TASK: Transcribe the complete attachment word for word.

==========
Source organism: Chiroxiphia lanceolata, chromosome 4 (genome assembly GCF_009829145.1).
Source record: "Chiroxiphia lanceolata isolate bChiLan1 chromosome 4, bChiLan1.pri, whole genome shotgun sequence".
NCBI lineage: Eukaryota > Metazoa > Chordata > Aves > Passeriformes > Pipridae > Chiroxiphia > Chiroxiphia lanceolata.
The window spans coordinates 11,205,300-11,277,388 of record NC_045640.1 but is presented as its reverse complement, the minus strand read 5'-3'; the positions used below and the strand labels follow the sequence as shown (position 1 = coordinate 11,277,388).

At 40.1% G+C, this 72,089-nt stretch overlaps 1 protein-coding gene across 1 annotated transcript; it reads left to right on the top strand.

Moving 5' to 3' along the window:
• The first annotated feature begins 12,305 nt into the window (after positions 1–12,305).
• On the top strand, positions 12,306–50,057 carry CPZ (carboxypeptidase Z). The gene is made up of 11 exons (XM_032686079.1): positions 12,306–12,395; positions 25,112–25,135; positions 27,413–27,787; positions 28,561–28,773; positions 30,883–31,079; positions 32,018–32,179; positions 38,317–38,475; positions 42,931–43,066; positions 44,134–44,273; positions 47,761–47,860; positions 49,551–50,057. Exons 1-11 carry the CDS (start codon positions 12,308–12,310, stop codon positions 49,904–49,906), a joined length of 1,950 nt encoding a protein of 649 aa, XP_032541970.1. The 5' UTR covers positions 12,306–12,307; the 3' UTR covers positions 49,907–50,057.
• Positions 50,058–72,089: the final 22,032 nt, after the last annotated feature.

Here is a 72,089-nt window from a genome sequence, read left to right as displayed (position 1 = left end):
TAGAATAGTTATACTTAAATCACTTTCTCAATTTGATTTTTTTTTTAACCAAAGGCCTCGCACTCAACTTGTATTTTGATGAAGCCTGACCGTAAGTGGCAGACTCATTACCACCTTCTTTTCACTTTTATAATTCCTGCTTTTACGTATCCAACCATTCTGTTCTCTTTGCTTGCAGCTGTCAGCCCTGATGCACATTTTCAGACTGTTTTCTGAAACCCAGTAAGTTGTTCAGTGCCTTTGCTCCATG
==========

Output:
Source organism: Chiroxiphia lanceolata, chromosome 4 (genome assembly GCF_009829145.1).
Source record: "Chiroxiphia lanceolata isolate bChiLan1 chromosome 4, bChiLan1.pri, whole genome shotgun sequence".
NCBI lineage: Eukaryota > Metazoa > Chordata > Aves > Passeriformes > Pipridae > Chiroxiphia > Chiroxiphia lanceolata.
The window spans coordinates 11,205,300-11,277,388 of record NC_045640.1 but is presented as its reverse complement, the minus strand read 5'-3'; the positions used below and the strand labels follow the sequence as shown (position 1 = coordinate 11,277,388).

At 40.1% G+C, this 72,089-nt stretch overlaps 1 protein-coding gene across 1 annotated transcript; it reads left to right on the top strand.

Moving 5' to 3' along the window:
• The first annotated feature begins 12,305 nt into the window (after positions 1–12,305).
• On the top strand, positions 12,306–50,057 carry CPZ (carboxypeptidase Z). The gene is made up of 11 exons (XM_032686079.1): positions 12,306–12,395; positions 25,112–25,135; positions 27,413–27,787; positions 28,561–28,773; positions 30,883–31,079; positions 32,018–32,179; positions 38,317–38,475; positions 42,931–43,066; positions 44,134–44,273; positions 47,761–47,860; positions 49,551–50,057. Exons 1-11 carry the CDS (start codon positions 12,308–12,310, stop codon positions 49,904–49,906), a joined length of 1,950 nt encoding a protein of 649 aa, XP_032541970.1. The 5' UTR covers positions 12,306–12,307; the 3' UTR covers positions 49,907–50,057.
• Positions 50,058–72,089: the final 22,032 nt, after the last annotated feature.

Here is a 72,089-nt window from a genome sequence, read left to right as displayed (position 1 = left end):
TAGAATAGTTATACTTAAATCACTTTCTCAATTTGATTTTTTTTTTAACCAAAGGCCTCGCACTCAACTTGTATTTTGATGAAGCCTGACCGTAAGTGGCAGACTCATTACCACCTTCTTTTCACTTTTATAATTCCTGCTTTTACGTATCCAACCATTCTGTTCTCTTTGCTTGCAGCTGTCAGCCCTGATGCACATTTTCAGACTGTTTTCTGAAACCCAGTAAGTTGTTCAGTGCCTTTGCTCCATG